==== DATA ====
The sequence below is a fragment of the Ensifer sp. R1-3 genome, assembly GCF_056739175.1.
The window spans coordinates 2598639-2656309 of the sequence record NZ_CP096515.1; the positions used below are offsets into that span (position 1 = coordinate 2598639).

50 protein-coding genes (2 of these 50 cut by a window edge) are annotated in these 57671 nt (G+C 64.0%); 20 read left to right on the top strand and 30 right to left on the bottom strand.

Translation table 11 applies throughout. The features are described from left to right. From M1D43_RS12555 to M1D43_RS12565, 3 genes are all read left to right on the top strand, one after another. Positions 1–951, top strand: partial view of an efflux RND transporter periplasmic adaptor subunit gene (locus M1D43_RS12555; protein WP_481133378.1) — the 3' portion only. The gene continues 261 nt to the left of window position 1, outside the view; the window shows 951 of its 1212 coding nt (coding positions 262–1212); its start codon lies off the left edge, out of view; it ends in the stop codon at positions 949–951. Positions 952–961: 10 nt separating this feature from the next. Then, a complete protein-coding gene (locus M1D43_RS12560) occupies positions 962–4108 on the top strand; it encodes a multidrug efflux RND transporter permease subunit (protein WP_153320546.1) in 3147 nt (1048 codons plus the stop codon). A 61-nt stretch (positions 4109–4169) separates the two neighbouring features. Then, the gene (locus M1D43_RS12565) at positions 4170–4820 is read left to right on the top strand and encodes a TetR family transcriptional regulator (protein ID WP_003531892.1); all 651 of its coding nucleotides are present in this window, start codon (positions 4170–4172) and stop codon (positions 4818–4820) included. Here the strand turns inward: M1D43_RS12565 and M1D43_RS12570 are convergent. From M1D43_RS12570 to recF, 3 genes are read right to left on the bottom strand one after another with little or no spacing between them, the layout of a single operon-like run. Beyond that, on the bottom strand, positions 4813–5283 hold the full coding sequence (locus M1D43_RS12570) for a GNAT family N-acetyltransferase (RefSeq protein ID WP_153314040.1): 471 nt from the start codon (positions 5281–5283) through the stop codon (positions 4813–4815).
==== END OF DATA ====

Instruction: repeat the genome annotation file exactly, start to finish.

The sequence below is a fragment of the Ensifer sp. R1-3 genome, assembly GCF_056739175.1.
The window spans coordinates 2598639-2656309 of the sequence record NZ_CP096515.1; the positions used below are offsets into that span (position 1 = coordinate 2598639).

50 protein-coding genes (2 of these 50 cut by a window edge) are annotated in these 57671 nt (G+C 64.0%); 20 read left to right on the top strand and 30 right to left on the bottom strand.

Translation table 11 applies throughout. The features are described from left to right. From M1D43_RS12555 to M1D43_RS12565, 3 genes are all read left to right on the top strand, one after another. Positions 1–951, top strand: partial view of an efflux RND transporter periplasmic adaptor subunit gene (locus M1D43_RS12555; protein WP_481133378.1) — the 3' portion only. The gene continues 261 nt to the left of window position 1, outside the view; the window shows 951 of its 1212 coding nt (coding positions 262–1212); its start codon lies off the left edge, out of view; it ends in the stop codon at positions 949–951. Positions 952–961: 10 nt separating this feature from the next. Then, a complete protein-coding gene (locus M1D43_RS12560) occupies positions 962–4108 on the top strand; it encodes a multidrug efflux RND transporter permease subunit (protein WP_153320546.1) in 3147 nt (1048 codons plus the stop codon). A 61-nt stretch (positions 4109–4169) separates the two neighbouring features. Then, the gene (locus M1D43_RS12565) at positions 4170–4820 is read left to right on the top strand and encodes a TetR family transcriptional regulator (protein ID WP_003531892.1); all 651 of its coding nucleotides are present in this window, start codon (positions 4170–4172) and stop codon (positions 4818–4820) included. Here the strand turns inward: M1D43_RS12565 and M1D43_RS12570 are convergent. From M1D43_RS12570 to recF, 3 genes are read right to left on the bottom strand one after another with little or no spacing between them, the layout of a single operon-like run. Beyond that, on the bottom strand, positions 4813–5283 hold the full coding sequence (locus M1D43_RS12570) for a GNAT family N-acetyltransferase (RefSeq protein ID WP_153314040.1): 471 nt from the start codon (positions 5281–5283) through the stop codon (positions 4813–4815).